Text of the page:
SpaceX Falcon 9 to Launch Jason-3 on Sunday, Attempt Barge Landing

Jason-3 satellite (Credit: NASA)

VANDENBERG AIR FORCE BASE, Calif. (NASA PR) — Preparations are proceeding smoothly at Vandenberg Air Force Base in California for the planned Sunday launch of the Jason-3 environmental satellite. The 30-second launch window on Jan. 17 opens at 10:42:18 a.m. PST.

At Space Launch Complex 4, the static test fire of the SpaceX Falcon 9 rocket was completed Monday at 5:35 p.m. PST, 8:35 p.m. EST. The first stage engines fired for the planned full duration of 7 seconds.

The initial review of the data appears to show a satisfactory test, but will be followed by a more thorough data review on Tuesday.  With this test complete, the next step in prelaunch preparations is to mate the rocket and the Jason-3 spacecraft, which is encapsulated in the payload fairing. This also is planned to occur as soon as Tuesday.

A final review, the Launch Readiness Review, will be held at Vandenberg on Friday, Jan. 15.

SpaceX will attempt to land Falcon 9’s first stage on a barge anchored off shore.

Mission Summary

Jason-3 is the fourth mission in U.S.-European series of satellite missions that measure the height of the ocean surface. Scheduled to launch in 2016, the mission will extend the time series of ocean surface topography measurements (the hills and valleys of the ocean surface) begun by the TOPEX/Poseidon satellite mission in 1992 and continuing through the currently operating Jason-1 (launched in 2001) and OSTM/Jason-2 (launched in 2008) missions. These measurements provide scientists with critical information about circulation patterns in the ocean and about both global and regional changes in sea level and the climate implications of a warming world.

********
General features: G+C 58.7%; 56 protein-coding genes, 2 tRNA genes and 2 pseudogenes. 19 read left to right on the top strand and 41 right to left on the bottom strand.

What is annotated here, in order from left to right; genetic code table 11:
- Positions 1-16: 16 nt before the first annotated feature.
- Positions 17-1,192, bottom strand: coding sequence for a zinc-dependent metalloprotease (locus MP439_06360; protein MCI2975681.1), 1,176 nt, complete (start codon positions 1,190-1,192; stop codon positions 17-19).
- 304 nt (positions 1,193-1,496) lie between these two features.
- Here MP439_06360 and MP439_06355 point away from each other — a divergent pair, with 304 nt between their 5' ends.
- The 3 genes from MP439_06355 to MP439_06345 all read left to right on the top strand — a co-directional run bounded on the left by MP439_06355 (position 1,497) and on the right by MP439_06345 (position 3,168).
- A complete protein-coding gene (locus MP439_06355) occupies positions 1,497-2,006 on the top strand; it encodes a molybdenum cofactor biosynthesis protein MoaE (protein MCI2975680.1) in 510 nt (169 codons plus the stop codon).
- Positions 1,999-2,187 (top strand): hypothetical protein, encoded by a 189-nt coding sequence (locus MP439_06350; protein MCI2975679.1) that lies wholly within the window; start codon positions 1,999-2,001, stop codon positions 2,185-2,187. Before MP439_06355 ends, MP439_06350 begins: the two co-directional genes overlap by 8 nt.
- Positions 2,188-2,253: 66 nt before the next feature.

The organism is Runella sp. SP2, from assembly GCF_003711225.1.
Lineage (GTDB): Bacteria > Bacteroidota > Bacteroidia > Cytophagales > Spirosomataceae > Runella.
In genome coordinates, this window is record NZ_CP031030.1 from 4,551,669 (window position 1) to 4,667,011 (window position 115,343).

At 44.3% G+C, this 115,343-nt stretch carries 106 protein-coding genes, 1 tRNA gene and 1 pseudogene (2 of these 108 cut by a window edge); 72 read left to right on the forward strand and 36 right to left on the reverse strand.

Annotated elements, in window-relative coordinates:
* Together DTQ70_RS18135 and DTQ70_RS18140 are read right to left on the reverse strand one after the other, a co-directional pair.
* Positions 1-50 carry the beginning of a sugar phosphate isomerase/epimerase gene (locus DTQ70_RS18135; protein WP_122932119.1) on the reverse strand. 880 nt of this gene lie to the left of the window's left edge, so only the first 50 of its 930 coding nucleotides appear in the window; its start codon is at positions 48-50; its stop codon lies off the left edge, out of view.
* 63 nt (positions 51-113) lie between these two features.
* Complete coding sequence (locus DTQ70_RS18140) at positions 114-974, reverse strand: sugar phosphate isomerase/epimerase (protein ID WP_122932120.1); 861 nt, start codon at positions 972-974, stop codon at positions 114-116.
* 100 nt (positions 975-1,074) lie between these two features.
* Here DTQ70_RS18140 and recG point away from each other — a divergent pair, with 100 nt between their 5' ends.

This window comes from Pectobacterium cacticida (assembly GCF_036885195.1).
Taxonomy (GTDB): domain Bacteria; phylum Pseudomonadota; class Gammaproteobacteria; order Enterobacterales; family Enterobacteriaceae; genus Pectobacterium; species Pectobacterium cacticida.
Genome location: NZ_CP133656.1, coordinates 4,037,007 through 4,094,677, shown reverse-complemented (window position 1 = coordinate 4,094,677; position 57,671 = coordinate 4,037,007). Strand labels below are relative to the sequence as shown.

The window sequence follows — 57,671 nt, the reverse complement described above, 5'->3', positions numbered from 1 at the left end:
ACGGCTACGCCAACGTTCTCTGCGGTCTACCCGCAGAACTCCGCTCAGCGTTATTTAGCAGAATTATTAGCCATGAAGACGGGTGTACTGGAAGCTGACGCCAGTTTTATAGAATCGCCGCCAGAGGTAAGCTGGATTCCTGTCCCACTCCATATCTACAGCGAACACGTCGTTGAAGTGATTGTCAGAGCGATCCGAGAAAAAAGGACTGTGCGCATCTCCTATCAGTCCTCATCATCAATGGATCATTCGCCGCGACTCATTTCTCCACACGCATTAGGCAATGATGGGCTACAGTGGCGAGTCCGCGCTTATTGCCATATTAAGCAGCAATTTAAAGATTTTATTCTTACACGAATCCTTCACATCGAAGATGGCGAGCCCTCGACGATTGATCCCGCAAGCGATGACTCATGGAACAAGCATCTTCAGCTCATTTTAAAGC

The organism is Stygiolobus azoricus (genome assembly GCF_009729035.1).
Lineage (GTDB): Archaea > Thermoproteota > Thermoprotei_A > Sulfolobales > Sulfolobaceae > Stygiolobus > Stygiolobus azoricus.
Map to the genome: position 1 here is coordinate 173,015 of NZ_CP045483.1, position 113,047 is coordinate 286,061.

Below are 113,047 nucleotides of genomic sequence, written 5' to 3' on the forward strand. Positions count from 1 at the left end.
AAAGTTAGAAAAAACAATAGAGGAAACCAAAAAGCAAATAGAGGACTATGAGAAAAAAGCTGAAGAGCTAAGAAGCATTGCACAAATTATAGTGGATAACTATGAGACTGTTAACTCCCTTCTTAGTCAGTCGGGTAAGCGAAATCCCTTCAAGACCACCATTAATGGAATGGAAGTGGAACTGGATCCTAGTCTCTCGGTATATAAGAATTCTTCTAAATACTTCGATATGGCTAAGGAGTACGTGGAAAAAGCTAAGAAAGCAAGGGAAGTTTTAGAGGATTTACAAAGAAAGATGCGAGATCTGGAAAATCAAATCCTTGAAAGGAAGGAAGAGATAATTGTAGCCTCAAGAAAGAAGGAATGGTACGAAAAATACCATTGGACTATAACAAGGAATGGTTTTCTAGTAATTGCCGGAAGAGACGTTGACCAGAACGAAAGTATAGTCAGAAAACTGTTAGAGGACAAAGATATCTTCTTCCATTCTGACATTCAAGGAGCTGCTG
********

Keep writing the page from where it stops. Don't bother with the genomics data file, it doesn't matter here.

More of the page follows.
The primary instrument on Jason-3 is a radar altimeter. The altimeter will measure sea-level variations over the global ocean with very high accuracy (as 1.3 inches or 3.3 centimeters, with a goal of achieving 1 inch or 2.5 centimeters). Continual, long-term, reliable data of changes in ocean surface topography will be generated and will be used by scientists and operational agencies (NOAA, European weather agencies, marine operators, etc.) for scientific research and operational oceanography for the benefit of society.

TOPEX/Poseidon and Jason-1 were cooperative missions between NASA and the French space agency, CNES. Additional partners in the Jason-2 mission included NOAA and Eumetsat. Jason-3 continues the international cooperation, with NOAA and Eumetsat leading the efforts, along with partners NASA and CNES.